A pattern of microglial distribution was similar to that described in vascular retinae of several species of mammals a finding that suggests that blood vessels are not responsible for the final locations ofmicroglia in the adult retina, and that microglia precursors must migrate through long distances before they reach their precise destination.

Does melanin turnover occur in the eyes of adult vertebrates?

It is postulated that all three pigmented eye tissues (iris, RPE, and choroid) of adult vertebrates form melanin granules in vivo, but nothing is known about the amount of this turnover.



Photoreceptor Fine Structure in the Northern Pike (Esox lucius)

The morphology of the retinal photoreceptors in the adult northern pike (Esox lucius) is studied by light and electron microscopy.

Fine Structure of the Retinal Pigment Epithelium, Bruch's Membrane, and Choriocapillaris in the Northern Pike (Esox lucius)

The fine structure of the retinal pigment epithelium, Bruch's membrane, and the choriocapillaris has been studied by light and electron microscopy in the adult northern pike (Esox lucius).The pigment

Phagocytosis in the light-damaged albino rat eye: light and electron microscopic study.

Retinal photoreceptor degeneration was induced by exposing albino rats to fluorescent illumination at elevated environmental temperatures and the resulting pattern of invasion, migration, and egression of carbon-filled phagocytes in eyes with degenerated retinas was reconstructed from a time sequence series of light and electron microscopic tissue sections.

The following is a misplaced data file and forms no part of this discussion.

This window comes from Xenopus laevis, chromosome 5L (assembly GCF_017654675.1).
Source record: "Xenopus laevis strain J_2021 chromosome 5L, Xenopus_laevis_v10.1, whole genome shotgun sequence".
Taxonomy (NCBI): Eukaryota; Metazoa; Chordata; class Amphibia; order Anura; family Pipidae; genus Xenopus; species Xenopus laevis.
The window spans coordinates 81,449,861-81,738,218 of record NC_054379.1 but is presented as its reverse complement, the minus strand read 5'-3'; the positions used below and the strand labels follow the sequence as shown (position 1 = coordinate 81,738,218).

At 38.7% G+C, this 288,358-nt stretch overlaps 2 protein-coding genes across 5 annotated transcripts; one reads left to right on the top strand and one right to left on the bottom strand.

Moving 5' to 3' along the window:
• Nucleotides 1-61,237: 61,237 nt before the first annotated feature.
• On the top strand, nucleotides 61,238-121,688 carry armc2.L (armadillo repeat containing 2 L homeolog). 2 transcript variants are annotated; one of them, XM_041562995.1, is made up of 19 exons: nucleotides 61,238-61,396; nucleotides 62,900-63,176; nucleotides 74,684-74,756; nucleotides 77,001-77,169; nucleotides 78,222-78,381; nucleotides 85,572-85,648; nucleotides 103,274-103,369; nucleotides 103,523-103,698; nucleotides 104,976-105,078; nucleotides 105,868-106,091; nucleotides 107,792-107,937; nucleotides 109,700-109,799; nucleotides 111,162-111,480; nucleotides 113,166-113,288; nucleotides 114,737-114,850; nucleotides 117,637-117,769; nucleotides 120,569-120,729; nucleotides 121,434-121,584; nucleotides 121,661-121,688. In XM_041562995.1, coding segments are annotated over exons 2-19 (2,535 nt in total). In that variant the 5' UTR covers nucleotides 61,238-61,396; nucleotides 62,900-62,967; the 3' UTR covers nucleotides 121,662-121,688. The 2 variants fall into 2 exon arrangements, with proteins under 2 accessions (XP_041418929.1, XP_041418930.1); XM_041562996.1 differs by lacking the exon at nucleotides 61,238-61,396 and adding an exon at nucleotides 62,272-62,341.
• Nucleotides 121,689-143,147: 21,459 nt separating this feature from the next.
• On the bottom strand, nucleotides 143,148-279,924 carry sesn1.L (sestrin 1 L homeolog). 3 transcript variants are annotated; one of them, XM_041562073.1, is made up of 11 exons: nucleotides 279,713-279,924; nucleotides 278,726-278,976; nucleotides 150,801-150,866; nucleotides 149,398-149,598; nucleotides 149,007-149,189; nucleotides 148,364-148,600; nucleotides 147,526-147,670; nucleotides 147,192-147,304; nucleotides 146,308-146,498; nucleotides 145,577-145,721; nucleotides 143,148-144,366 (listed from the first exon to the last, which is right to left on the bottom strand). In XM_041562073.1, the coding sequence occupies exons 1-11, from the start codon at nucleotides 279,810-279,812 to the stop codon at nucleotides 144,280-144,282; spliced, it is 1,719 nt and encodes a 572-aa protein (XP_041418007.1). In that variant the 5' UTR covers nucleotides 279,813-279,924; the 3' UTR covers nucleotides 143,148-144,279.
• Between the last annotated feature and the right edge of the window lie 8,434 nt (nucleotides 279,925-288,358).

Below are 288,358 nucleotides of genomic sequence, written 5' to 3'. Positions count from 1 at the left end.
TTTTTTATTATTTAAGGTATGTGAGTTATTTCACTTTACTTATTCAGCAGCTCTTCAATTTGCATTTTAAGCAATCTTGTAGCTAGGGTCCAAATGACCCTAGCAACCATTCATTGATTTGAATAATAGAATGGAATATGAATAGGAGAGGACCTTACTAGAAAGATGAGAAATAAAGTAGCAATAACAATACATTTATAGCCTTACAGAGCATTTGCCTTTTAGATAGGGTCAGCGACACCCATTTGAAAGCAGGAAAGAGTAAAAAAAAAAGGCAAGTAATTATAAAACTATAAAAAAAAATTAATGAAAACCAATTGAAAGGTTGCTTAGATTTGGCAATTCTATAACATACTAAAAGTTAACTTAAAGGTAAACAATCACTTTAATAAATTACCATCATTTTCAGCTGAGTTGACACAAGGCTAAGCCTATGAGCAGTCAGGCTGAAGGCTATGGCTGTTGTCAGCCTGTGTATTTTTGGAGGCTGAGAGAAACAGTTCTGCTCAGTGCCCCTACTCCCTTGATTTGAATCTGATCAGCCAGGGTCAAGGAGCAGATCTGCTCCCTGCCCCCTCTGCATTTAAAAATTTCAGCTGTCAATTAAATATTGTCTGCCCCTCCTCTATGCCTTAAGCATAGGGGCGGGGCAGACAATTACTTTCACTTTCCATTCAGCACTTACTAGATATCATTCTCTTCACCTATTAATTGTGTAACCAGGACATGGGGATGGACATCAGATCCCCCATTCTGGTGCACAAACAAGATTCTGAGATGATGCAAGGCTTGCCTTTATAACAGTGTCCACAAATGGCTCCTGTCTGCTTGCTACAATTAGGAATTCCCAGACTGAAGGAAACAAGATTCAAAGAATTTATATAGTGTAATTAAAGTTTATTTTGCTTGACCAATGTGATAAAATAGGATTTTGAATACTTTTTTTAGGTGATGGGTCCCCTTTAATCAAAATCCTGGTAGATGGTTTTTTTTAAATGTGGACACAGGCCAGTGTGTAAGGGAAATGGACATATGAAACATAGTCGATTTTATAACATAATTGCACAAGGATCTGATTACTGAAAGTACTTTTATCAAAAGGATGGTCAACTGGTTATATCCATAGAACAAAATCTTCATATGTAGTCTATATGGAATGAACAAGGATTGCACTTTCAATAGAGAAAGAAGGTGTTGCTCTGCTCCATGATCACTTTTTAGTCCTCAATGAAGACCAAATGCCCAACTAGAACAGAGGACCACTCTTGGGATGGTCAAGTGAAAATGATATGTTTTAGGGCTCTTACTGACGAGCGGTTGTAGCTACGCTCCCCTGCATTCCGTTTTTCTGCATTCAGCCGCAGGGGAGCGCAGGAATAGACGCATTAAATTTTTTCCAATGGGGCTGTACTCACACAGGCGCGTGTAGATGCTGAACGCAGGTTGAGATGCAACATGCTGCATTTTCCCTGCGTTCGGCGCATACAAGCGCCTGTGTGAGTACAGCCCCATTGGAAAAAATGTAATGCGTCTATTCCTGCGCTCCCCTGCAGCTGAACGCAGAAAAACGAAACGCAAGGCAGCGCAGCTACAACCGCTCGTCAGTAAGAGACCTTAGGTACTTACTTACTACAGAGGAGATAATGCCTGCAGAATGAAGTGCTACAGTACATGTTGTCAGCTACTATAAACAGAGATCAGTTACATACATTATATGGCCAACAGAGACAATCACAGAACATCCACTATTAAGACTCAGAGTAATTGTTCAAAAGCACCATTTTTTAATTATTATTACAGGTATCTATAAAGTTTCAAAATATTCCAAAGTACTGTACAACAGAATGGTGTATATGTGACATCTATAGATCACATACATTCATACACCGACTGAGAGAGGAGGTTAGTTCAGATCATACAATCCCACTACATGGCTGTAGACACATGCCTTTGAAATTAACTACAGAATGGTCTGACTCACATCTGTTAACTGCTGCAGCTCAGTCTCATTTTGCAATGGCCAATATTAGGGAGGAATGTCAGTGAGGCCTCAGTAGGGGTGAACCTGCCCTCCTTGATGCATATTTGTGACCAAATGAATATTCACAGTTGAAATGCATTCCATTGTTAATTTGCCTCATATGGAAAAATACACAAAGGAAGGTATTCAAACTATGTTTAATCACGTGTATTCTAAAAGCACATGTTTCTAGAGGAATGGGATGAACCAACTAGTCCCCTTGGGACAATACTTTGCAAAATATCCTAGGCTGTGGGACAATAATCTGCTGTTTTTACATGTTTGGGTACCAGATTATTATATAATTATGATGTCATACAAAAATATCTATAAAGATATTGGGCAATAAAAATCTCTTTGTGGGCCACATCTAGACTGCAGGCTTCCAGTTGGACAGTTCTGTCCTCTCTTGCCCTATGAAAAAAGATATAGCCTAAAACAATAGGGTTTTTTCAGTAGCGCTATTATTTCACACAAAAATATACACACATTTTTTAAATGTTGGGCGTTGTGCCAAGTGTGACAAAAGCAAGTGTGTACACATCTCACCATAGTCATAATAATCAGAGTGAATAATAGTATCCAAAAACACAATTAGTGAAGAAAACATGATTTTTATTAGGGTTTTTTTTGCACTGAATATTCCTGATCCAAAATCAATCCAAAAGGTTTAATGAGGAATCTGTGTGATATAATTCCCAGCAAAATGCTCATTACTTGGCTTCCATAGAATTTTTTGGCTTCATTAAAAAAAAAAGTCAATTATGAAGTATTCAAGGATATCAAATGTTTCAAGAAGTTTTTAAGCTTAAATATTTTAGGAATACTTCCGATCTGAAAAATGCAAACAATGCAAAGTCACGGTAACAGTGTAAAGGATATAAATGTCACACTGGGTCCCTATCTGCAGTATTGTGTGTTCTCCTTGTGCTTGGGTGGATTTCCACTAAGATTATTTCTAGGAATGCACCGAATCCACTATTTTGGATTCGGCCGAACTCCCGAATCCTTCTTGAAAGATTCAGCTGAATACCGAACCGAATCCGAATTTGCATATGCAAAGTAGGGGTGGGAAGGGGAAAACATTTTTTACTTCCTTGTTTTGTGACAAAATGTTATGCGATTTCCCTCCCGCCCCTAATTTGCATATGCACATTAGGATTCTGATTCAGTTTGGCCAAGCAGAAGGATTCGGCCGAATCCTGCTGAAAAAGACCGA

The disposal phase of the retinal rod outer segment renewal process has been studied by radioautography in adult frogs injected with tritiated amino acids to identify inclusions within the pigment epithelium by virtue of their content of radioactivity.

Early cellular disruption and phagocytosis in photically-induced retinal degeneration.

Albino rats kept at normal body and room temperature develop a progressive retinal degeneration when exposed to ordinary animal room intensities of fluorescent light, which causes extensive retinal damage when animals were removed from continuous light and placed into cyclic lighting.

Rhythmic daily shedding of outer-segment membranes by visual cells in the goldfish

Goldfish were placed on a daily light cycle of 12 h light and 12 h darkness for 18 days or longer to show evidence that this daily rhythm of membrane disposal in rods and cones is a general property of vertebrate visual cells.


The renewal of protein in retinal rods and cones has been analyzed by quantitative electron microscope radioautography in adult frogs injected with a mixture of radioactive amino acids and appears to involve the utilization of protein formed in the ergastoplasm of the myoid.

Shedding of discs from rod outer segments in the rhesus monkey.

  • R. W. Young
  • Biology
    Journal of ultrastructure research
  • 1971

Rod outer segment disc shedding in relation to cyclic lighting.

  • M. Lavail
  • Biology
    Experimental eye research
  • 1976

Differential susceptibility of rod and cone cells to argon laser.

Both rod and cone cells were necrotic in the acute stage in the central area of the lesions, but, during the recovery, the rod cells and their photoreceptor elements in the periphery of the lesion recovered and there was selective loss of cone elements.